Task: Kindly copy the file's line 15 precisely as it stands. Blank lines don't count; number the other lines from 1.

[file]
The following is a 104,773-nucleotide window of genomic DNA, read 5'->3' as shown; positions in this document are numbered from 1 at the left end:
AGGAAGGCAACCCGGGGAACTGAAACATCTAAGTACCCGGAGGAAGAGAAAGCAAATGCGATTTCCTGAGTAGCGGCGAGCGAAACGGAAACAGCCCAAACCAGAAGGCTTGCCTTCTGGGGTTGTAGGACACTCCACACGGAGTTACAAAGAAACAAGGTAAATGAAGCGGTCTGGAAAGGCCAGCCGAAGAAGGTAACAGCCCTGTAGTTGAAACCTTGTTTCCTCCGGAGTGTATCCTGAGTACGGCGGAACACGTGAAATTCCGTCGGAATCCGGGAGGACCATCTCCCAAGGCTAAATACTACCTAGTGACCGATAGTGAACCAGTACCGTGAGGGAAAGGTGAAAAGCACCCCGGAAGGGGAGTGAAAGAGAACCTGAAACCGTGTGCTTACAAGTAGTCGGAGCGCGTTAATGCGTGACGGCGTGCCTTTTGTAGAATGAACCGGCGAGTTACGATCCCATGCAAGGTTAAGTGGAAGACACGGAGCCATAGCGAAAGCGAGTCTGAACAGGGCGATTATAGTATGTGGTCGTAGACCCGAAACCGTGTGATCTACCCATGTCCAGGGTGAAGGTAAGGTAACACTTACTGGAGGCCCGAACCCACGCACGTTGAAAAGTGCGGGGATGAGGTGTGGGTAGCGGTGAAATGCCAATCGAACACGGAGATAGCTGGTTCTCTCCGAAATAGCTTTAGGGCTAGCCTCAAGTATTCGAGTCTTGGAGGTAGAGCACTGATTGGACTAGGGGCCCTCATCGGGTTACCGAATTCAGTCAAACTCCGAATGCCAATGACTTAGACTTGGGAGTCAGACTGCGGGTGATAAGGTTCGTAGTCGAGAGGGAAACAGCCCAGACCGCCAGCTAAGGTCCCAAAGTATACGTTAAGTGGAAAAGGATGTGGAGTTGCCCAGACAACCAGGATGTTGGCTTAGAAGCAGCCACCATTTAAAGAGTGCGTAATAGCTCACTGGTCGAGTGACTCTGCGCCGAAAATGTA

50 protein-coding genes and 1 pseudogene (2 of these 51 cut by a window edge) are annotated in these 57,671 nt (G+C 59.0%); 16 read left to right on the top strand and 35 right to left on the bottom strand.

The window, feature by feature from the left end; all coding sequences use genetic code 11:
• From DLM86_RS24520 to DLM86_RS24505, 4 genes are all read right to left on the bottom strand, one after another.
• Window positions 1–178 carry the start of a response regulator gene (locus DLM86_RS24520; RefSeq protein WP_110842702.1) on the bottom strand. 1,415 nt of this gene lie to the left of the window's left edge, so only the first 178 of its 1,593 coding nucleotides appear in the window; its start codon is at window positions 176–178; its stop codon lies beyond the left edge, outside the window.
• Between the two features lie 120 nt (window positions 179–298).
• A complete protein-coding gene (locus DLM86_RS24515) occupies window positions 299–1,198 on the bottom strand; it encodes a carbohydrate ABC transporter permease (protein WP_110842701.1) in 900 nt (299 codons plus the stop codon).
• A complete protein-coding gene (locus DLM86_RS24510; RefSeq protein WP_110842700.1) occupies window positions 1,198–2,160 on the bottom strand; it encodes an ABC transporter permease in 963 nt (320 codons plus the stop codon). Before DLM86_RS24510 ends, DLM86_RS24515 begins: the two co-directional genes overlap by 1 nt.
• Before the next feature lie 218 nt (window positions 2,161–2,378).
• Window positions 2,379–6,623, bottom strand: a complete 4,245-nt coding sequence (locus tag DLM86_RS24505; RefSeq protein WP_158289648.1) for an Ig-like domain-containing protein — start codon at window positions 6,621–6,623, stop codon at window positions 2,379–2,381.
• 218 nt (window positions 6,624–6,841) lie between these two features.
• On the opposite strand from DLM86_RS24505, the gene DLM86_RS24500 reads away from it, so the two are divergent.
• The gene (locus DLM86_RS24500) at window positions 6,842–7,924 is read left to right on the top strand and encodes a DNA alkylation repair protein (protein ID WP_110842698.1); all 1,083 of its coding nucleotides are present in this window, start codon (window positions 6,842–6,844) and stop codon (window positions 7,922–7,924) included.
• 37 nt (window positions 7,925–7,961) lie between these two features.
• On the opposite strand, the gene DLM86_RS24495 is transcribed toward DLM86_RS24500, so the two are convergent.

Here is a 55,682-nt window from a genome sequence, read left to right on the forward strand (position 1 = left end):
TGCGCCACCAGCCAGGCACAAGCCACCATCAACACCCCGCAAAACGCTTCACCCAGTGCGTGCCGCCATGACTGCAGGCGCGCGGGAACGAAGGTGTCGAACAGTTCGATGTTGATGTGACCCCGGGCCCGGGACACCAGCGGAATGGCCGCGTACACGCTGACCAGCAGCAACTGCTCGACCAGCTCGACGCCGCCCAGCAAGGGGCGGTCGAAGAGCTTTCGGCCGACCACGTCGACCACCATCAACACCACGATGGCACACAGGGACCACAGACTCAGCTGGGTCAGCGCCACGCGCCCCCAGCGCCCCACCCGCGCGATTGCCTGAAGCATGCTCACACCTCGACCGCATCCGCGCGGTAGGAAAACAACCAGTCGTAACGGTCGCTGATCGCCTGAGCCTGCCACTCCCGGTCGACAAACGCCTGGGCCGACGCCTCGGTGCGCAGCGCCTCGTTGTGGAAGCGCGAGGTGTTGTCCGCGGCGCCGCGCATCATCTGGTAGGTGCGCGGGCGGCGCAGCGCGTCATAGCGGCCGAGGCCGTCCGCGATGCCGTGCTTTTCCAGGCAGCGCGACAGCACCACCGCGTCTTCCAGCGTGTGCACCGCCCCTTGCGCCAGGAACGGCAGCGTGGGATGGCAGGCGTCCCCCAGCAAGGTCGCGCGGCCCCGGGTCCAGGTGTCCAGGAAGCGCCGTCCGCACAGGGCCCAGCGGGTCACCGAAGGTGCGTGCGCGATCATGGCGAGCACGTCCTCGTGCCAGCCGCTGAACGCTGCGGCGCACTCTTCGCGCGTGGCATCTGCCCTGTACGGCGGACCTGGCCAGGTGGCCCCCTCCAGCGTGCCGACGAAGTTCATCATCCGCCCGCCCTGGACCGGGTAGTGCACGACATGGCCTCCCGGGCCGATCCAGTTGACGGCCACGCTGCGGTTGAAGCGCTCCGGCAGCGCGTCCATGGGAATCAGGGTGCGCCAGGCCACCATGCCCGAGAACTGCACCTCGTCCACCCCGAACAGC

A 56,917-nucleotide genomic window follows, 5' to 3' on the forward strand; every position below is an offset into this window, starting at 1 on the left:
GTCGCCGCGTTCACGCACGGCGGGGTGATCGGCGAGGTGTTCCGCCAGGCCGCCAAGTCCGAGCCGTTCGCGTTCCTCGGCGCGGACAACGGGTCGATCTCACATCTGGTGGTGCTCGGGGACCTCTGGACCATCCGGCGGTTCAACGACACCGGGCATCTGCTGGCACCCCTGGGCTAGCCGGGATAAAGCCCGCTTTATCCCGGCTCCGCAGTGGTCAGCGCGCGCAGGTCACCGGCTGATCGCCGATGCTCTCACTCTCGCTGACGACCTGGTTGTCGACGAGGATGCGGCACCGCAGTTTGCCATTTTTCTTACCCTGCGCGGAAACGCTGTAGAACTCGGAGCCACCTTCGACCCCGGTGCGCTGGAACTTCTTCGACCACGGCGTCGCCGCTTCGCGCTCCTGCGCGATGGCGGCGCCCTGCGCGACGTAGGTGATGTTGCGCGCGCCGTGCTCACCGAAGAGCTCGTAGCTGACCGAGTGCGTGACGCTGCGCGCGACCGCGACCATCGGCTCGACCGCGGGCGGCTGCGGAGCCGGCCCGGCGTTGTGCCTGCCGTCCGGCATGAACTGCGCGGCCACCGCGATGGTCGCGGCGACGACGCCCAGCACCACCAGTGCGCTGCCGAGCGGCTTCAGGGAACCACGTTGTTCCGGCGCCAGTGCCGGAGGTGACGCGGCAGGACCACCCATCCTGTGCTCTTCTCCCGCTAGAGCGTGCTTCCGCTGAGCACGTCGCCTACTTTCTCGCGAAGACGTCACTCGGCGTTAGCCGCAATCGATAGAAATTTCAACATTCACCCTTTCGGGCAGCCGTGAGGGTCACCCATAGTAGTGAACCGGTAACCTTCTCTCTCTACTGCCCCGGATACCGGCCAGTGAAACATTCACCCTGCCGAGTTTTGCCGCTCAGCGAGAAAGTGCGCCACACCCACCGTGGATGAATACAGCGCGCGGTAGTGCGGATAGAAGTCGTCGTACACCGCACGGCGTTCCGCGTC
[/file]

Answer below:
• 37 nt (window positions 7,925–7,961) lie between these two features.